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Revision as of 18:15, 21 February 2010

What passes for Free Markets and Free Trade in political discourse today is economic freedom for corporations but not for citizens. The market cannot efficiently allocate jobs to people who are not in the market, nor can it provide food, clean water, health care, or education. For communities that get XO computers for their schoolchildren, things are different.

  • The computer grants access to many markets, particularly to e-commerce. It enables the full range of possible international partnerships and other trade arrangements.
  • The computer grants access to market information, whether from formal exchanges, legally mandated financial filings, or simply the description and asking price for every item on every commercial Web site.
  • The computer is the essential production technology of the Information Age. It also makes it possible to contact the purveyors of every material production technology at the point where a business opportunity has been identified and funded.
  • The billion children and their families and communities will not be in a position to impose prices on the market, but must take prices from the interplay of supply and demand.
  • The products of these children and others will not in general be endowed with special rights. Although much that they sell will be culturally unique, and protected by copyright and other so-called "Intellectual Property" laws (actually grants of temporary licenses), consumers will be able to buy music, clothing, art, and other such items from a wide range of sources. Cartels will be hard to form, easy to break, and not permitted among Earth Treasury participants.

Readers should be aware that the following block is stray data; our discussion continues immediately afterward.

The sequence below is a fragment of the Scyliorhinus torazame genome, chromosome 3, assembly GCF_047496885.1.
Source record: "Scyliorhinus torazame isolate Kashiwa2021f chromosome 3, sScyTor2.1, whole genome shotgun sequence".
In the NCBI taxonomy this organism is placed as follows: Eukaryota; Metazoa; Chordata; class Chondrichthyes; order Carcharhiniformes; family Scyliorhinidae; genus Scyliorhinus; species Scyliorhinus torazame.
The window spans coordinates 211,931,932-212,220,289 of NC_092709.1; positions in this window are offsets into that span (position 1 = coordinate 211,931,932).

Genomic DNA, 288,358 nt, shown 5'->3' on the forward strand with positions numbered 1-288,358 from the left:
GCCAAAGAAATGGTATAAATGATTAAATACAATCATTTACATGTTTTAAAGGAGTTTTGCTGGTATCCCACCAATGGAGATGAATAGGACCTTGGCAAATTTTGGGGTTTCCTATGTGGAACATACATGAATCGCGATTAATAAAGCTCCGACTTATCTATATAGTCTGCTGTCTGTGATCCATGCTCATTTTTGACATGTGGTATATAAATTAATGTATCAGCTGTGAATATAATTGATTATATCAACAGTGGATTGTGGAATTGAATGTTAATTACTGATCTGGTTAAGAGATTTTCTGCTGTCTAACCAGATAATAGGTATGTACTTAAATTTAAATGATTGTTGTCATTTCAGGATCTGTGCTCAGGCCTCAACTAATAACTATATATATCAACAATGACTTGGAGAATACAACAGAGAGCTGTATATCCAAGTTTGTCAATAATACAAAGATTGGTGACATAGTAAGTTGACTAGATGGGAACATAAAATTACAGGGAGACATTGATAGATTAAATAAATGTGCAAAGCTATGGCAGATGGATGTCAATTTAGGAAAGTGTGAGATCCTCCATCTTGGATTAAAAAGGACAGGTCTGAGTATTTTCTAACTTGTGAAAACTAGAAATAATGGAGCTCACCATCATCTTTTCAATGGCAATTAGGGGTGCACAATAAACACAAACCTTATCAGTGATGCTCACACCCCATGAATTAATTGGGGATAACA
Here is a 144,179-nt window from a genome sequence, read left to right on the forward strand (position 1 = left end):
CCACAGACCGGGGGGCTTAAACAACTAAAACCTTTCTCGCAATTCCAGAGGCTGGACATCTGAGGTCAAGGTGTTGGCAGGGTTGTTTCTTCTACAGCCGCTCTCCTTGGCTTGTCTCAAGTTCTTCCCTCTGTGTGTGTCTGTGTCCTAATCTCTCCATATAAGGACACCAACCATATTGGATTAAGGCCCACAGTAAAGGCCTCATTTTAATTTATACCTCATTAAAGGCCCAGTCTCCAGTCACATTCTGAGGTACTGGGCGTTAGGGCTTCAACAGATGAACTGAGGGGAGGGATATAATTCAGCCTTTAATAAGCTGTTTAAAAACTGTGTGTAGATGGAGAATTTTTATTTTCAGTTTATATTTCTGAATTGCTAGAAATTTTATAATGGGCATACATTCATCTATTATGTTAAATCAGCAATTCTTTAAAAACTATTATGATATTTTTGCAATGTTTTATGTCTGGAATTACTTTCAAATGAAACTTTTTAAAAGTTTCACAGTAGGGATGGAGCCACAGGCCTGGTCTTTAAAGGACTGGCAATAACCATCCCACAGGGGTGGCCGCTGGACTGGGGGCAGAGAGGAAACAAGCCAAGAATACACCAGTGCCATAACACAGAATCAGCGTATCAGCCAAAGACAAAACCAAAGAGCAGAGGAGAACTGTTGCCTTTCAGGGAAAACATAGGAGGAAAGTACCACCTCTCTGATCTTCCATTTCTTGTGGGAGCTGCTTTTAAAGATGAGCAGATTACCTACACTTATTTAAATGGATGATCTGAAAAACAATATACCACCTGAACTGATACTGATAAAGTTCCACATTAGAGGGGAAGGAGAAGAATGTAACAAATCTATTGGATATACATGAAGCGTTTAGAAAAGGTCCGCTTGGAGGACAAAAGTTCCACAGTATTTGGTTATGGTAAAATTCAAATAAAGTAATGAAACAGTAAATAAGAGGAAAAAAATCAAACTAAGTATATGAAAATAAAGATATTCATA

• The children will have access to capital, initially from outside sources, but soon from their own banks and other financial institutions.

Compare this with the conditions for a genuine Free Market, collectively known as Perfect Competition.

What all this means is the possibility of creation of the largest actually Free Market in human history. But the conditions created by availability of computers are not guaranteed to obtain, and in particular are not the automatic creation of market forces. Economic theory requires these conditions in order to deduce the efficiency of markets in resource allocation and other benefits, not the other way around. These conditions will only continue to obtain if the forces of technology and society are directed to maintaining them, and not to extending the privileges which corporations have historically demanded from governments. This in turn is possible only if the children come to understand the nature of the problem and the opportunity, and if they and their communities can be brought together to act on them.

This is a massive undertaking, for the highest stakes in human history. Like many who went before us, we cannot see our way through to the end, but like many who did not shirk equally daunting challenges, we can see our way forward from here, and have no proper choice but to take it.